Luke 6:10-11 10 He looked around at them all, and then said to the man, “Stretch out your hand.” He did so, and his hand was completely restored. 11 But they were furious and began to discuss with one another what they might do to Jesus.
What in the world is going on here?! There is a man with a shriveled hand who comes to Jesus on the Sabbath. Jesus talks to him for a minute and his hand is miraculously healed. We have no indication that Jesus touched him, told him to be healed, or anything of the sort. Regardless, the hand was healed! There should be whooping and hollering. There should be a huge celebration! People should be asking, “Where’s the party?” Instead, the Pharisees got angry. What kind of a response is that? They were not at all happy for the guy who received the miracle; they were overtaken by their own issues.
I wonder if we ever have the same problem. Someone gets blessed and we get jealous. Someone gets healed and we get resentful. Someone succeeds and we get mad. What is it, friends, that causes us to respond in such a way? Because the one who suffers most from this response is ourselves. Responding negatively to another’s success is a sign that we have some areas in our life to look at. Have you been caught up in this trap? Are you unable to rejoice with others? If so, ask God to examine your heart today and reveal the places where you need healing. Let’s not be like the Pharisees; let’s strive to celebrate the successes of those around us.
I Samuel 12:24 But be sure to fear the LORD and serve him faithfully with all your heart; consider what great things he has done for you.
My goodness, God is good! No scratch that; God is great! I don’t have to think real hard to consider what great things He has done. Just this morning I was seeking Him and praying for healing for my body. I was sick and couldn’t hardly function and BAM! He faithfully brought healing to my body. So I am fresh off His greatness right now. But He is so much more than that. He is my Savior, my healer, my friend, my everything. He has done great things and I am confident there are many more to come. Jesus loves me, this I know. He pursues me, forgives me, refines me, and restores me. He always holds up His end of the relationship.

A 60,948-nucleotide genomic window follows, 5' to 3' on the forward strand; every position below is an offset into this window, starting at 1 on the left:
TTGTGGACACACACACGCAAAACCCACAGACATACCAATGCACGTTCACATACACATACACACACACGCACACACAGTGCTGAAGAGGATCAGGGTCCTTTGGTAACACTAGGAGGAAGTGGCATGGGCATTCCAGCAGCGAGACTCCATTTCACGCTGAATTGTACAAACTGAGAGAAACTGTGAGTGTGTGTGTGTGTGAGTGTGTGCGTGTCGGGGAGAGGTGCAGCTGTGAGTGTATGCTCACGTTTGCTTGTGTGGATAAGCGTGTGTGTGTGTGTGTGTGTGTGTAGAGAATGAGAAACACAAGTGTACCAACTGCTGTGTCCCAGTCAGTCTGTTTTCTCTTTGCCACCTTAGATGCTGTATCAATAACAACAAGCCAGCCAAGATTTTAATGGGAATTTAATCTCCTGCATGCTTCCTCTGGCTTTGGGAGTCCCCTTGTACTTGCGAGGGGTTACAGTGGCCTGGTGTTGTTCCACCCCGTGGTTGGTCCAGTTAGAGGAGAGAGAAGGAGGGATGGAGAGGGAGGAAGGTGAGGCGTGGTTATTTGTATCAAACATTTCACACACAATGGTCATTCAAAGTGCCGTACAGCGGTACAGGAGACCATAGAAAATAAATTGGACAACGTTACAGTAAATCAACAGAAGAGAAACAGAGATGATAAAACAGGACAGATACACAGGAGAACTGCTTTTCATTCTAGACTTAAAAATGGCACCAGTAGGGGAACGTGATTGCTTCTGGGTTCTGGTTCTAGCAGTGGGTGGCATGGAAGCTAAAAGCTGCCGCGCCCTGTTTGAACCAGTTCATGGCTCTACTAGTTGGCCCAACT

So what’s my response to Him? What is my role in our relationship? Samuel told the people to do two things: fear the Lord and serve Him faithfully. And Samuel even called down thunder and rain from heaven to freak them out a little bit. Because they obviously needed to remember how great God is. You see they often neglected these two things, to fear Him and serve Him faithfully. In fact, they are likely the same two things that we struggle with today.
Fear Him. Yes, the God of mercy and grace is still a little scary. C.S. Lewis said that if we compare God to us it would be like comparing us to a slug. He’s that much better, that much greater, that much smarter, that much more powerful. The good news is that He isn’t going to pour salt on us. But that should freak us out a little, how big He is. And it should keep driving us to being right with Him. I am not saying that fear should motivate our relationship with Him, but we should have a basic understanding of how massive He is.
Serve Him faithfully. Faithfully. As in not half-heartedly. We get flaky with our faith, though. We serve Him when we feel like it, maybe when things get rough. But we forget Him in the pace of life. We lose track of our relationship, our bibles, and our prayers. I wonder why this is. I mean, when life gets really good, shouldn’t we remember who made it good? Our response should be faithfulness. That’s my commitment today: I will faithfully serve you Lord with my life. In good times and bad, you will be my God. And I’ll even be a little freaked out by You, too.